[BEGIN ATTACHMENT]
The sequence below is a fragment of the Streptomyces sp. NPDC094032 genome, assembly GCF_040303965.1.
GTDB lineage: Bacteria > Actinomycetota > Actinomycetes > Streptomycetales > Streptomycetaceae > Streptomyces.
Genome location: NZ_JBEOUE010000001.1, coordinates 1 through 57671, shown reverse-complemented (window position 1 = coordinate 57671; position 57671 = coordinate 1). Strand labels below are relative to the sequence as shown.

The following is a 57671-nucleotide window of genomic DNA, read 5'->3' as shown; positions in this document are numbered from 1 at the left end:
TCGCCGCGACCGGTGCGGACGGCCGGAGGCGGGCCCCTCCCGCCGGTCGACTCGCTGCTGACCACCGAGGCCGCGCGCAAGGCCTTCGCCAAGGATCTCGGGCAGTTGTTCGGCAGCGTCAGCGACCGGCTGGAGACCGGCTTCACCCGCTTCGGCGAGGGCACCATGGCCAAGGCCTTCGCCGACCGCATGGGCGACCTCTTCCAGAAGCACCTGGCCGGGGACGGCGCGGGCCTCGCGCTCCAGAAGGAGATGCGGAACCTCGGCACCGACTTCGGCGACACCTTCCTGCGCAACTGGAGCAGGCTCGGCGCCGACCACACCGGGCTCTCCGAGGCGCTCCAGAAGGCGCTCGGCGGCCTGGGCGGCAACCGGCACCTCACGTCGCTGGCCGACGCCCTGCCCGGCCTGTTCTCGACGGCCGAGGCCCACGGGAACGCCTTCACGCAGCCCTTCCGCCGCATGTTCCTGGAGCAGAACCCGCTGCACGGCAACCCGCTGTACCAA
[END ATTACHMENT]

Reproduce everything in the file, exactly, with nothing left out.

The sequence below is a fragment of the Streptomyces sp. NPDC094032 genome, assembly GCF_040303965.1.
GTDB lineage: Bacteria > Actinomycetota > Actinomycetes > Streptomycetales > Streptomycetaceae > Streptomyces.
Genome location: NZ_JBEOUE010000001.1, coordinates 1 through 57671, shown reverse-complemented (window position 1 = coordinate 57671; position 57671 = coordinate 1). Strand labels below are relative to the sequence as shown.

The following is a 57671-nucleotide window of genomic DNA, read 5'->3' as shown; positions in this document are numbered from 1 at the left end:
TCGCCGCGACCGGTGCGGACGGCCGGAGGCGGGCCCCTCCCGCCGGTCGACTCGCTGCTGACCACCGAGGCCGCGCGCAAGGCCTTCGCCAAGGATCTCGGGCAGTTGTTCGGCAGCGTCAGCGACCGGCTGGAGACCGGCTTCACCCGCTTCGGCGAGGGCACCATGGCCAAGGCCTTCGCCGACCGCATGGGCGACCTCTTCCAGAAGCACCTGGCCGGGGACGGCGCGGGCCTCGCGCTCCAGAAGGAGATGCGGAACCTCGGCACCGACTTCGGCGACACCTTCCTGCGCAACTGGAGCAGGCTCGGCGCCGACCACACCGGGCTCTCCGAGGCGCTCCAGAAGGCGCTCGGCGGCCTGGGCGGCAACCGGCACCTCACGTCGCTGGCCGACGCCCTGCCCGGCCTGTTCTCGACGGCCGAGGCCCACGGGAACGCCTTCACGCAGCCCTTCCGCCGCATGTTCCTGGAGCAGAACCCGCTGCACGGCAACCCGCTGTACCAA